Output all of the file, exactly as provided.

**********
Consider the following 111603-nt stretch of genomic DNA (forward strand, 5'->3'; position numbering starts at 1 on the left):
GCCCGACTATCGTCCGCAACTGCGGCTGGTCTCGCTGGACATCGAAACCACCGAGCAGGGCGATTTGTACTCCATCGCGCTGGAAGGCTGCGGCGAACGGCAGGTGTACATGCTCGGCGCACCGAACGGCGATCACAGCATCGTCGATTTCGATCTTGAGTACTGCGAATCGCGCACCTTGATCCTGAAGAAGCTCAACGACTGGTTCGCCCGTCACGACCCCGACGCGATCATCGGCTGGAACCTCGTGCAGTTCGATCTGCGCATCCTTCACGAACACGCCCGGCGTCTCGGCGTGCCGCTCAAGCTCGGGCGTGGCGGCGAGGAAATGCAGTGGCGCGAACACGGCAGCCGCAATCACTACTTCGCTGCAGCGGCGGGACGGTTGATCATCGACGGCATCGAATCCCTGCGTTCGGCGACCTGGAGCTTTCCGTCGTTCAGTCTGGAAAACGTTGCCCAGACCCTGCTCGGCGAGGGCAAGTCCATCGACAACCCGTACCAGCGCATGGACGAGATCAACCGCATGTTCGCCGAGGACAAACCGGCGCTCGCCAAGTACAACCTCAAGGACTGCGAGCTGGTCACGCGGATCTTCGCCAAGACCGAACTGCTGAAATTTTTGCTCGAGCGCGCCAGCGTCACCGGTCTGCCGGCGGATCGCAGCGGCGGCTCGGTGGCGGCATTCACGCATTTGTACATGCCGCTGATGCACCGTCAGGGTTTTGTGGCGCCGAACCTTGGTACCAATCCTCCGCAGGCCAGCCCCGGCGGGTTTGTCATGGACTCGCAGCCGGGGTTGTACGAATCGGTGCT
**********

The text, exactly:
Consider the following 111603-nt stretch of genomic DNA (forward strand, 5'->3'; position numbering starts at 1 on the left):
GCCCGACTATCGTCCGCAACTGCGGCTGGTCTCGCTGGACATCGAAACCACCGAGCAGGGCGATTTGTACTCCATCGCGCTGGAAGGCTGCGGCGAACGGCAGGTGTACATGCTCGGCGCACCGAACGGCGATCACAGCATCGTCGATTTCGATCTTGAGTACTGCGAATCGCGCACCTTGATCCTGAAGAAGCTCAACGACTGGTTCGCCCGTCACGACCCCGACGCGATCATCGGCTGGAACCTCGTGCAGTTCGATCTGCGCATCCTTCACGAACACGCCCGGCGTCTCGGCGTGCCGCTCAAGCTCGGGCGTGGCGGCGAGGAAATGCAGTGGCGCGAACACGGCAGCCGCAATCACTACTTCGCTGCAGCGGCGGGACGGTTGATCATCGACGGCATCGAATCCCTGCGTTCGGCGACCTGGAGCTTTCCGTCGTTCAGTCTGGAAAACGTTGCCCAGACCCTGCTCGGCGAGGGCAAGTCCATCGACAACCCGTACCAGCGCATGGACGAGATCAACCGCATGTTCGCCGAGGACAAACCGGCGCTCGCCAAGTACAACCTCAAGGACTGCGAGCTGGTCACGCGGATCTTCGCCAAGACCGAACTGCTGAAATTTTTGCTCGAGCGCGCCAGCGTCACCGGTCTGCCGGCGGATCGCAGCGGCGGCTCGGTGGCGGCATTCACGCATTTGTACATGCCGCTGATGCACCGTCAGGGTTTTGTGGCGCCGAACCTTGGTACCAATCCTCCGCAGGCCAGCCCCGGCGGGTTTGTCATGGACTCGCAGCCGGGGTTGTACGAATCGGTGCT